This is a painful and traumatic time. Our nation once again, has been shaken by the death of an African American man, this time in Minneapolis, Minnesota. Our hearts go out to the family and friends of George Floyd, and our colleagues at the YMCA Twin Cities as their community grapples with the aftermath of his death. This death deepens the sorrow of a nation already shocked and in mourning following the murders of Breonna Taylor and Ahmaud Arbery, Tony McDade and so many before.
This past weekend, many marched and more bore witness to the anger, frustration, and fear of decades of injustice. We all have a role to play in our personal and professional commitments to changing systemic and anti-black racism in our community. Helping others reach their fullest potential is our mission at the YMCA of Montclair. We are a diverse community that strives for inclusion and equity while knowing there is always work to do. Our commitment to equity calls on us to listen to the pain of living in a society where your humanity is not always valued; speak up during those moments that feel most uncomfortable; and to make a commitment to sincerely confront systemic racism.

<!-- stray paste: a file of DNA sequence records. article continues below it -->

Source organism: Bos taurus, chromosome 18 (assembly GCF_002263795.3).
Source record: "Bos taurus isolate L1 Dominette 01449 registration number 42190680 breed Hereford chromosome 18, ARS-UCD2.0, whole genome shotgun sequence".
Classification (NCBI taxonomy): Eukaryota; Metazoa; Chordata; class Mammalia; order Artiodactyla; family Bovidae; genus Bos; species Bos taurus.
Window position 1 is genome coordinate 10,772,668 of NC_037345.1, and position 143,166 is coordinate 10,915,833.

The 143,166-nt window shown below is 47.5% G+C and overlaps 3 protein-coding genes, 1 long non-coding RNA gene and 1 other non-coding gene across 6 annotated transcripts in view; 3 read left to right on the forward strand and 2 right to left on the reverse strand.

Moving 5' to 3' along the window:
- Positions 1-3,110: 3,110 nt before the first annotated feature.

- Actively and openly voice support and compassion for those who are uplifted when we stand in solidarity with them.
- Learn more about systemic racism and equity. The Smithsonian’s National Museum of African American History and Culture launched Talking About Race, a new online portal designed to help individuals, families, and communities talk about racism, racial identity and how these forces shape the broader American culture.
- Get involved in local initiatives. Organizations are sponsoring discussion groups and actions. Upcoming local events include the Montclair Education Association on June 2-5, the Montclair Foundation for Educational Excellence on June 14, and the NAACP/BlueWaveNJ townhall series on the criminal justice system (first was held on June 2).
- Books for children: Anti-Racism For Kids 101: Starting To Talk About Race:
- Books About Racism and Social Justice: Common Sense Media
- Ibram Kendi’s Stamped as a YA book (4th and 5th, and perhaps 3rd graders
- 31 Children’s books to support conversations on race, racism and resistance
Let us not remain silent in words or actions as we work to create a more equitable community where ALL of our children can learn, grow, and thrive.
President and CEO
Chair, Diversity, Equity Inclusion Committee